Fear Street Part 3: 1666 (dir. Leigh Janiak, 2021) – After returning the missing hand to the burial ground, Deena watches the true history of Shadyside unfold through Sarah Fier’s eyes.
The tale of Sarah Fier is finally coming to an end. Through the eyes of Deena, Fier herself (also played by Kiana Madeira) is ready to reveal the terrible truth behind her dark history that intertwines with that of Shadyside. Travelling further back in time, Fear Street: 1666 takes us back to where the curse had first taken hold of their hometown.
Set in the 17th century, the stage is perfect for a pagan ritual to brew amid a superstitious folk. Quick to accuse Fier and Hannah (Olivia Scott Welch) of witchcraft because of their forbidden intimacy, the town soon finds their excuse to hang the women when a preacher goes mad and commits an unforgivable crime.
But it isn’t mere erroneous belief that has led Shadyside to the witch hunt after the lovers. There is more to the tragedy that awaits. Easing on the gruesome body count, Part 3 leans toward the realms of the supernatural, replicating of the atmospheric dread of The Village and Evil Dead.
It is, as a result, a much different beast from the preceding slashers so far. While deaths still occur in vicious form, the murders are not just for the creative crime scenes, but a deliberate big step toward the final revelation of one last secret.
Some familiar Shadyside faces double up as their ancestors that make for memorable characters, notwithstanding a few distracting accents. Their dangerous insistent beliefs create an effectively tense atmosphere that has us rooting for the much maligned Sarah Fier despite knowing her fate. The unfair treatment towards her lends the story more depth, unveiling true horrors beyond the supernatural and of the human heart.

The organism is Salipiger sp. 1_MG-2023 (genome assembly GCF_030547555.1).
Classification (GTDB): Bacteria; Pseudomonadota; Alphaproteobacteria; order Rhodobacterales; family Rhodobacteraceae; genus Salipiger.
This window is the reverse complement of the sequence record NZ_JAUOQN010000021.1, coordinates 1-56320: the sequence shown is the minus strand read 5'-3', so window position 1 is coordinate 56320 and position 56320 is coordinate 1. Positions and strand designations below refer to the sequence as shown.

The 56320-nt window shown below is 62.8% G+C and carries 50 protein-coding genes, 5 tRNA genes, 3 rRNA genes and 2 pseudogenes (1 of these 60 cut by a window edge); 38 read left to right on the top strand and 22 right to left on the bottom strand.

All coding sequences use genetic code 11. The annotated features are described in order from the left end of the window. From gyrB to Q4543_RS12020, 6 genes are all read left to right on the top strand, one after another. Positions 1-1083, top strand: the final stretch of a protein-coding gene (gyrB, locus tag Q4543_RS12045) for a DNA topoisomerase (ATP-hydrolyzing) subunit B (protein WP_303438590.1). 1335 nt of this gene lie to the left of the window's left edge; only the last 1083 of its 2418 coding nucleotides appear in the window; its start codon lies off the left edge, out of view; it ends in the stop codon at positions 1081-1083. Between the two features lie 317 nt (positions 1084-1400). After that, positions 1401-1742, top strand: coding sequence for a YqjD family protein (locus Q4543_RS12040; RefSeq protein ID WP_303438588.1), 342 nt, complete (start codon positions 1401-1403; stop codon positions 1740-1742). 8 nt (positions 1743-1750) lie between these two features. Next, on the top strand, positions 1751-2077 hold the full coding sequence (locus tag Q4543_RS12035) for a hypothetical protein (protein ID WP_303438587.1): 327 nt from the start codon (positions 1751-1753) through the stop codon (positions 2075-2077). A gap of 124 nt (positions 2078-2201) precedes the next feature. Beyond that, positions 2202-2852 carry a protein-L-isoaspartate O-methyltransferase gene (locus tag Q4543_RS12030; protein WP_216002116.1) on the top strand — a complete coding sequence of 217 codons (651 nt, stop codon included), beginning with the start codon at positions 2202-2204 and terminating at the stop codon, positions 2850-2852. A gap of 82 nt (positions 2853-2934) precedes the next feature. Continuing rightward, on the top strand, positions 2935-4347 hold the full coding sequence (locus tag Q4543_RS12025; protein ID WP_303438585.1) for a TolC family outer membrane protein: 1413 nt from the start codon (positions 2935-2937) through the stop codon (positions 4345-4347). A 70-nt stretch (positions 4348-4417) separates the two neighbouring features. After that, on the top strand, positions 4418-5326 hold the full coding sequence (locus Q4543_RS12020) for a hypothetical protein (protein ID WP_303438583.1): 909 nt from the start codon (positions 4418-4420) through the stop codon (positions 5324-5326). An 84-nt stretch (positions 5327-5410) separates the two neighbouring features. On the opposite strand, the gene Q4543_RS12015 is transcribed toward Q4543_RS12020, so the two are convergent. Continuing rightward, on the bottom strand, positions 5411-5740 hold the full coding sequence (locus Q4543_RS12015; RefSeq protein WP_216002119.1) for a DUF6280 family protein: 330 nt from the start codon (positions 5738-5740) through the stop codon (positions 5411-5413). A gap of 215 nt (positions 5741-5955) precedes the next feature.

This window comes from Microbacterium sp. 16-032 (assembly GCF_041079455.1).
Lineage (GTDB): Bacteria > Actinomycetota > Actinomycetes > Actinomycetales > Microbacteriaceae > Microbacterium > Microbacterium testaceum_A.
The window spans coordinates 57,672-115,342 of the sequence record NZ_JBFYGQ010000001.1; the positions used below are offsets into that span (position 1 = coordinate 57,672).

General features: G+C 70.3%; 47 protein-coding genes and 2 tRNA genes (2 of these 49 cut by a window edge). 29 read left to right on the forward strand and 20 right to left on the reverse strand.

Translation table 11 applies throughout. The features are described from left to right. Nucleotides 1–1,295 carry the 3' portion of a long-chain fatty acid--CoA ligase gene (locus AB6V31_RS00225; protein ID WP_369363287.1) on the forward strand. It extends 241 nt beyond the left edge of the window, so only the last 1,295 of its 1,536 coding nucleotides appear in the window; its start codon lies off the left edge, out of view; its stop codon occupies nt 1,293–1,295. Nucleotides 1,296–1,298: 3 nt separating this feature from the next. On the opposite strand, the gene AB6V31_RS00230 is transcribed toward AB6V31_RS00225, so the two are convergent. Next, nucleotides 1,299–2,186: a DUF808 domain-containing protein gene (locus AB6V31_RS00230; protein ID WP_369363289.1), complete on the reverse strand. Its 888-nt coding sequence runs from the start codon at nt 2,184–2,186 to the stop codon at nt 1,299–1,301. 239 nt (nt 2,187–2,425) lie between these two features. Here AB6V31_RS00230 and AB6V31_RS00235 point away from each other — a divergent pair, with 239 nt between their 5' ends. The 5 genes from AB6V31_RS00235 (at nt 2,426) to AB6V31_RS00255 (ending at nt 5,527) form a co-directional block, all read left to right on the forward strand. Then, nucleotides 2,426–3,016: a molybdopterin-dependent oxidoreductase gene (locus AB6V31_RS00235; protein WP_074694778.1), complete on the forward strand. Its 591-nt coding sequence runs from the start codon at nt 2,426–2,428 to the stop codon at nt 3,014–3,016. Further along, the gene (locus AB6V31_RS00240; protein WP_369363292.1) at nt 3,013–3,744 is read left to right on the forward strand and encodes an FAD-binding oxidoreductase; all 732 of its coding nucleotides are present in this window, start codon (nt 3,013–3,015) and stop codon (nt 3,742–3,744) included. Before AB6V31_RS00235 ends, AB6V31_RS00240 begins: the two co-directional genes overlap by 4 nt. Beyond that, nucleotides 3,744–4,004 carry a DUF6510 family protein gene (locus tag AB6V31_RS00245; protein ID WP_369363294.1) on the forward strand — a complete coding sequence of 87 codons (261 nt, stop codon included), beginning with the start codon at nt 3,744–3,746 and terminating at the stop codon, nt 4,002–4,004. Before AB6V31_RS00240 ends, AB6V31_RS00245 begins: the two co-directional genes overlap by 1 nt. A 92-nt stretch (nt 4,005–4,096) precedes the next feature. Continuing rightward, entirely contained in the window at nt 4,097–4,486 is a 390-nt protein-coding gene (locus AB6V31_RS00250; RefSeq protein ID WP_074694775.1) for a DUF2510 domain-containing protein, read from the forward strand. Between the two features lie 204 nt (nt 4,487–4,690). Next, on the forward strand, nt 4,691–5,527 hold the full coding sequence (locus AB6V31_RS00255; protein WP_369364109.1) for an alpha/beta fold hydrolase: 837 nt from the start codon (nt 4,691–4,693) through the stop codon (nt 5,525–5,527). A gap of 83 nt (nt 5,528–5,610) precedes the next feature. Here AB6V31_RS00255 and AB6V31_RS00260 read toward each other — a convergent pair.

Not forgetting about the present troubles, the third act goes back to the future soon as the skeletons are out. Cue Offspring’s Come Out and Play to one hell of a sequence. The gang gets to put up one last good show for the varied rogues in the 1990s, enacting satisfying revenge and ending the curse once and for all. (Until next time that is!)
What a journey it has been for the slasher fans, long-starved and whose appetite have grown to a point that seem almost impossible to satiate. But Leigh Janiak prevails against the odds, bestowing us with not one but three excellent adaptations. Her trilogy more than gratifies our cavernous hunger for great horror, while leaving just a little room in our hearts for more of the Fear Street universe.
Well-crafted and satisfying, the concluding chapter of Fear Street makes the trilogy a triumphant whole that horror fans have been waiting for.
Fear Street Part 3: 1666 is now on Netflix.